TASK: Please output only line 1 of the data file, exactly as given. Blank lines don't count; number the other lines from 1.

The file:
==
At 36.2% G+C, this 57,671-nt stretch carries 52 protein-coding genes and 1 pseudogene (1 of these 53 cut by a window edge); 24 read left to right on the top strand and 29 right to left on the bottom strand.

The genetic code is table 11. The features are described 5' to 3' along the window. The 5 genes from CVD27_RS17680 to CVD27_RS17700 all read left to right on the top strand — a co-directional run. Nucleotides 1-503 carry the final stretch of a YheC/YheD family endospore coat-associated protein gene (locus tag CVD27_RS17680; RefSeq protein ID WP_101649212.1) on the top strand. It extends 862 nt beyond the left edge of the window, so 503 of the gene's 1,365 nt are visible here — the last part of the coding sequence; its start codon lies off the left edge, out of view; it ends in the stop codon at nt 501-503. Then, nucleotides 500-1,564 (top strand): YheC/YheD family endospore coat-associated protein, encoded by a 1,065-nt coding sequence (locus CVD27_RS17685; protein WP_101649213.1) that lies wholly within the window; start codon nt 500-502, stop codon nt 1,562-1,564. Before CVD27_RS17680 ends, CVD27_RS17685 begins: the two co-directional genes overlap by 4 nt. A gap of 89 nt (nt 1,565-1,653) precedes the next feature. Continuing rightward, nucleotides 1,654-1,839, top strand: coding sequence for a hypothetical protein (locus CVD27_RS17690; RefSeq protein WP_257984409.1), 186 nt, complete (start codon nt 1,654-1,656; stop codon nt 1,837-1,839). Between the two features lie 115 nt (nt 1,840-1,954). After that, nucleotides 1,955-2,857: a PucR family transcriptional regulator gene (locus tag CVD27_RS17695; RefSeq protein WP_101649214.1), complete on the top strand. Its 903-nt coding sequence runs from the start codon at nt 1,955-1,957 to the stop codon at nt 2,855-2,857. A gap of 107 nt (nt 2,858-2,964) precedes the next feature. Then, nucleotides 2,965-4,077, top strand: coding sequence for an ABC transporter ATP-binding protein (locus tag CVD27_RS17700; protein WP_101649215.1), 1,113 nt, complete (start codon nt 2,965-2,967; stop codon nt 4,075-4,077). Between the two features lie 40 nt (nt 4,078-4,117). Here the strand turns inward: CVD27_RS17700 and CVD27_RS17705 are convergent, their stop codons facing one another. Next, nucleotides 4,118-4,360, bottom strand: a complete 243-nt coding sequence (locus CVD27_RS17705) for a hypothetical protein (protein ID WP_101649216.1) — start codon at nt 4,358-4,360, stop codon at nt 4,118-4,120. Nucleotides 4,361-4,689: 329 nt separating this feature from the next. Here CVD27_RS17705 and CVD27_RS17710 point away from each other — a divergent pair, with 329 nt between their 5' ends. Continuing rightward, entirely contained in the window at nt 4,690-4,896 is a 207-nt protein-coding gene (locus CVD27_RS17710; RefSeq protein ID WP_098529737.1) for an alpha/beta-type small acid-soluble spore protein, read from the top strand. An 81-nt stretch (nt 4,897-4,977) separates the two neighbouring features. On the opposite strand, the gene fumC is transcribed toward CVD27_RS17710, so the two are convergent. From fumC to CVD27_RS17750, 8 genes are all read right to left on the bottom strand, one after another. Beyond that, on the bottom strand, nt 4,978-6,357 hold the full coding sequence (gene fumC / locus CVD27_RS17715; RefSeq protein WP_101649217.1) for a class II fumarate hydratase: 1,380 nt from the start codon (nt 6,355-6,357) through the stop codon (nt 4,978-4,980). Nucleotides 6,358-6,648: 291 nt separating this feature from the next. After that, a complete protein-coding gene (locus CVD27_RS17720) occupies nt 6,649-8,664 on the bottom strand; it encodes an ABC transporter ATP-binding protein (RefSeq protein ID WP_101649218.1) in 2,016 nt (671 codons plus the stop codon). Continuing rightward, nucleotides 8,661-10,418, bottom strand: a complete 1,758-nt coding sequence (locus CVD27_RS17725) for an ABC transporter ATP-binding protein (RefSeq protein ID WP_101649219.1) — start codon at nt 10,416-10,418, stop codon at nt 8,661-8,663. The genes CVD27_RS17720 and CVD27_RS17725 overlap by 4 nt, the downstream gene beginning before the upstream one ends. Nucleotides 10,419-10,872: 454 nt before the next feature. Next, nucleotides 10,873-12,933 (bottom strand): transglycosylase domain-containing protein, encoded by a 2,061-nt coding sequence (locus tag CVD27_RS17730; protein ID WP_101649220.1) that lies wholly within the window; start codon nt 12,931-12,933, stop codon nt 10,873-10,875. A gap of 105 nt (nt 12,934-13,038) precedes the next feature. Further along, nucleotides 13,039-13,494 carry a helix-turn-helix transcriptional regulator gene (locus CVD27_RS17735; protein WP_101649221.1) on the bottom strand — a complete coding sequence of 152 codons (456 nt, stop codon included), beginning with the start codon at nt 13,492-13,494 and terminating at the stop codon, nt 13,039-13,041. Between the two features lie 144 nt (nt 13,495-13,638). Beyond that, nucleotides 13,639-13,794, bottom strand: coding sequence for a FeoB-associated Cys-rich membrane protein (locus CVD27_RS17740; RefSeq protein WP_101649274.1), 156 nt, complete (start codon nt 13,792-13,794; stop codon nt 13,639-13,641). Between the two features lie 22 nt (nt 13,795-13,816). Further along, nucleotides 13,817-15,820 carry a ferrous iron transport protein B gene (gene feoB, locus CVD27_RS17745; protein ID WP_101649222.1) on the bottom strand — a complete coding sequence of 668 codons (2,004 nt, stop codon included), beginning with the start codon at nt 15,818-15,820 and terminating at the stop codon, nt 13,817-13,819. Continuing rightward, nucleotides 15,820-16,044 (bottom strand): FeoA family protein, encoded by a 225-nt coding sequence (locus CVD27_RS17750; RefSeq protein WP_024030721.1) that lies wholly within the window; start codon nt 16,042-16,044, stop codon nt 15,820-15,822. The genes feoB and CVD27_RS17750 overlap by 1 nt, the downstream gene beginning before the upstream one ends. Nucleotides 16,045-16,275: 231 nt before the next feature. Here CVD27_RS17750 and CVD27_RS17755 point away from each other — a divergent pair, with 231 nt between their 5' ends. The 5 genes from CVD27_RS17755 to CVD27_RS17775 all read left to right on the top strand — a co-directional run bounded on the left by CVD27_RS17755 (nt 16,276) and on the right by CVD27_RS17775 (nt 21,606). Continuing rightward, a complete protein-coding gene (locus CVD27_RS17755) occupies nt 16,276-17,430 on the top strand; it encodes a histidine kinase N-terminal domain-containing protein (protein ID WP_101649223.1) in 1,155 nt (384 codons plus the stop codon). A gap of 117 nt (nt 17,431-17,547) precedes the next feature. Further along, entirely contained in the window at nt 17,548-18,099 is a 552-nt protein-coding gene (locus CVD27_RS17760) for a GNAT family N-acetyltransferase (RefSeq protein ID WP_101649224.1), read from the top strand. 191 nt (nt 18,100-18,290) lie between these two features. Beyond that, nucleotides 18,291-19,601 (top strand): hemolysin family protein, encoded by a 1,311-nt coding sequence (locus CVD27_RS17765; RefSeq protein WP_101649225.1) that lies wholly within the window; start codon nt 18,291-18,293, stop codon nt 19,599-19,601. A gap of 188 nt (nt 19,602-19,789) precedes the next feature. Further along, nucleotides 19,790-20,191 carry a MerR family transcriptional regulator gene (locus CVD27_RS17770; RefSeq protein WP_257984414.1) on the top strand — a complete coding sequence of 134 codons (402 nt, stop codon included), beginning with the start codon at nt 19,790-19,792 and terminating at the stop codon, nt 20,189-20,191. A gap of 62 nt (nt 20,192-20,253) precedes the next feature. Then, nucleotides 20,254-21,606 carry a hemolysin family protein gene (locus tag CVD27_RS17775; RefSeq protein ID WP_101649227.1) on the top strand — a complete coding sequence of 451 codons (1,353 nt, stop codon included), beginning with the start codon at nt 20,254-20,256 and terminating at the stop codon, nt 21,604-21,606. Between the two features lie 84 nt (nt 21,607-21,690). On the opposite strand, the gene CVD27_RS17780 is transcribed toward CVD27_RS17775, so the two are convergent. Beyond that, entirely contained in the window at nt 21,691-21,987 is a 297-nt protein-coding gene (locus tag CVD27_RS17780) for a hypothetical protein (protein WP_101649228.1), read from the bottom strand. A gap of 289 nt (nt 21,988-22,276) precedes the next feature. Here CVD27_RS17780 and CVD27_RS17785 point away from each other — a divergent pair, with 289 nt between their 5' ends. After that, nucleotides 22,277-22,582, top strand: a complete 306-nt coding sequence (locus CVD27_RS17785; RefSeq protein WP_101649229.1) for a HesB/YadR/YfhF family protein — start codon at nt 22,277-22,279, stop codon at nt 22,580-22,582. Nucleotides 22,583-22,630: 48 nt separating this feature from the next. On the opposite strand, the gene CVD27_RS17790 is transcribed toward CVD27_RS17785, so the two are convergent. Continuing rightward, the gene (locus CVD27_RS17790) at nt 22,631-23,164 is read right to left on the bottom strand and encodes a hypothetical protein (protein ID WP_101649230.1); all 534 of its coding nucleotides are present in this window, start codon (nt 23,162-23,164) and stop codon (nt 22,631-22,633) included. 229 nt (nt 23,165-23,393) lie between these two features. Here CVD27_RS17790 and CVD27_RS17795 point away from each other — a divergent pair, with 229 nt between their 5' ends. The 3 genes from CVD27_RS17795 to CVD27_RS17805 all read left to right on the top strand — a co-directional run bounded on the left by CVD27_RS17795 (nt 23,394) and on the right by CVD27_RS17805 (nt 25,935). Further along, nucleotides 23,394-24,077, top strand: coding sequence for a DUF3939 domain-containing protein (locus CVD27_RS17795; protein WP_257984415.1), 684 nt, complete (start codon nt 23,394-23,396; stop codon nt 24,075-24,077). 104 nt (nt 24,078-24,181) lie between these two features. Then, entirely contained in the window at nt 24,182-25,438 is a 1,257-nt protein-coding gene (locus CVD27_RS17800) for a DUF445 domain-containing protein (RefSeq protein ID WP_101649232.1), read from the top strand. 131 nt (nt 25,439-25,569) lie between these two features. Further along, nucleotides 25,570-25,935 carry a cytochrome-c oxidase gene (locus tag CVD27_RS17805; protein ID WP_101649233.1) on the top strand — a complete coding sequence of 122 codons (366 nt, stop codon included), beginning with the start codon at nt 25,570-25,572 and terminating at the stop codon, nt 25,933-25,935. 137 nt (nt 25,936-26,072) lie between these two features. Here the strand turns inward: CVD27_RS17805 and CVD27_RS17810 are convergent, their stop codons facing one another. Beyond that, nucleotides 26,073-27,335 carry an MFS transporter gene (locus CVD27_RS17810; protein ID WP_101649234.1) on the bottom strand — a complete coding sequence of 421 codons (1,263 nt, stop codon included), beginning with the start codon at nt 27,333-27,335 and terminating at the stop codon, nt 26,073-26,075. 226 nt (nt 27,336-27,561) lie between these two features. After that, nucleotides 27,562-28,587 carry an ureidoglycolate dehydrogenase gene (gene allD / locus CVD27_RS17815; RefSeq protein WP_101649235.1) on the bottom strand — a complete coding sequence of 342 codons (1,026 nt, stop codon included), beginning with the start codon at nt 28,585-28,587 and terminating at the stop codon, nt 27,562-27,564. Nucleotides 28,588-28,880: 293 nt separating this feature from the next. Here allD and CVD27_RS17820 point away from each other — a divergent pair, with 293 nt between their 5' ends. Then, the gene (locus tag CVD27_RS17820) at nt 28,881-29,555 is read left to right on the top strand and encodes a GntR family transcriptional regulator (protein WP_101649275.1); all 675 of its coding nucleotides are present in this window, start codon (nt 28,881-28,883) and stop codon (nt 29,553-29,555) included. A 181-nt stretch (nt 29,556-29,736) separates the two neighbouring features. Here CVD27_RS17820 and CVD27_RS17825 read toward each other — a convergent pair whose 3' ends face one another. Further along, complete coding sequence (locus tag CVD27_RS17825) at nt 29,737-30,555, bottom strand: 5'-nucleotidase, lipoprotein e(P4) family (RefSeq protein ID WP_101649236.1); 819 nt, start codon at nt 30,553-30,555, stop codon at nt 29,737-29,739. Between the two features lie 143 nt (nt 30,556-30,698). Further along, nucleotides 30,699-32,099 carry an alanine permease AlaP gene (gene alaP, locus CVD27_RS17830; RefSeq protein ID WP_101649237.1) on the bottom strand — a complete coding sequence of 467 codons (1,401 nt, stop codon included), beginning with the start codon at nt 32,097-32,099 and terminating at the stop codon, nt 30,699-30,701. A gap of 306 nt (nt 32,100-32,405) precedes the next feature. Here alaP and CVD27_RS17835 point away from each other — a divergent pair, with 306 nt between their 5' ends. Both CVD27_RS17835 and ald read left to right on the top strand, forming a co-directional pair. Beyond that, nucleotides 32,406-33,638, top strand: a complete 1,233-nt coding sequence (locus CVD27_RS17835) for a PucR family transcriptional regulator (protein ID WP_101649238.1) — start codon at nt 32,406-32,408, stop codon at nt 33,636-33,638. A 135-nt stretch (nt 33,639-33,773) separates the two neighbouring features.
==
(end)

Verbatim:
At 36.2% G+C, this 57,671-nt stretch carries 52 protein-coding genes and 1 pseudogene (1 of these 53 cut by a window edge); 24 read left to right on the top strand and 29 right to left on the bottom strand.